It was a chilly walk this morning, -2C (28F), but the steeply-angled sunlight on the frost was lovely.

This appeared in my inbox this morning. A little crack by those jealous easterners no doubt after we had our sprinkle of snow a week or two ago (I'd credit it if I knew the source):

Chilled Vancouver commuters faced their second day of winter hell today, as an additional ¼ centimeter of the peculiar white stuff fell, bringing the lower mainland to its knees and causing millions of dollars worth of damage to the marijuana crops. Scientists suspect that the substance is some form of frozen water particles and experts from Saskatchewan are being flown in. With temperatures dipping to the almost but not quite near zero mark,Vancouverites were warned to double insulate their lattes before venturing out. Vancouver police recommended that people stay inside except for emergencies,such as running out of espresso or biscotti to see them through Vancouver's most terrible storm to date. The local Canadian Tire reported that they had completely sold out of fur-lined sandals. Drivers were cautioned to put their convertible tops up, and several have been shocked to learn that their SUVs actually have four wheel drive, although most have no idea how to use it. Weary commuters faced soggy sushi, and the threat of frozen breast implants. Although Dr. John Blathermot, of the Coastal Health Authority reassured everyone that most breast implants were perfectly safe to 25 below, down-filled bras are flying off the shelves at Mountain Equipment Co-op."The government has to do something," snarled an angry Trevor Peaceburton."I didn't pay $540,000 for my one bedroom condo so I could sit around and be treated like someone from Toronto."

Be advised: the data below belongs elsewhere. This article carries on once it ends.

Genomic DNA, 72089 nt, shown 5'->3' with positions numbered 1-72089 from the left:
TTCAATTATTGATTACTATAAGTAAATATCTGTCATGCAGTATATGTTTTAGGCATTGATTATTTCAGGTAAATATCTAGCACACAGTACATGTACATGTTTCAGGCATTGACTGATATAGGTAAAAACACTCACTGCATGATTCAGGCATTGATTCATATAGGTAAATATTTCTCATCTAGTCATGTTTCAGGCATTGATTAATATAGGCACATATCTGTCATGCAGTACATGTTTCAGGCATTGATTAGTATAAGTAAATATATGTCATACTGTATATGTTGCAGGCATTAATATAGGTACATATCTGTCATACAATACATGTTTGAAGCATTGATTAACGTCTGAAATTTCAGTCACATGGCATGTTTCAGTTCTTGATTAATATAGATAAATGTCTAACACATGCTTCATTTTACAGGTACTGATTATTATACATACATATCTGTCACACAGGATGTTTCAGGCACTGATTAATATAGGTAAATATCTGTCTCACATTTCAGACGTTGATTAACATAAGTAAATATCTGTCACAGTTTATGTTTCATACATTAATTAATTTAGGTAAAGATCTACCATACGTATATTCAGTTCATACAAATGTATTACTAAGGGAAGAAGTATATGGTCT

Tuesday, December 13, 2005

november mist

Never was a painting more hard won. I'm a pretty fast painter, but I've been sweating over this average-sized 20" x 24" one for more than a week. I figure it's symbolic: if I can nail this one, then the rest of the paintings for January's landscape show will come more easily. Nice theory; practice remains to be seen.

Monday, December 12, 2005

advice for the season

The year is old, but the week is new. Time to get up, do what's necessary (while reading the news), have a bubble bath then head out with your buddy and your dog for a soul-satisfying trail walk. Stay out of the malls right now, or you may get suckered into buying something totally useless because the season makes you more than just a little desperate. Trust me, this will fascinate but it's a guarantee re-gift item.

(I took my own advice yesterday: photo taken while out with dog and camera on the trails that skirt Burns Bog.)

Friday, December 09, 2005

surprise and madness

Impossible Vacation 2

This week's Illustration Friday theme is "surprise". The first one I saw was Artwork Anonymous' fantastically creepy offering and I immediately thought of Robert Genn's letter on creativity and mental illness earlier this week.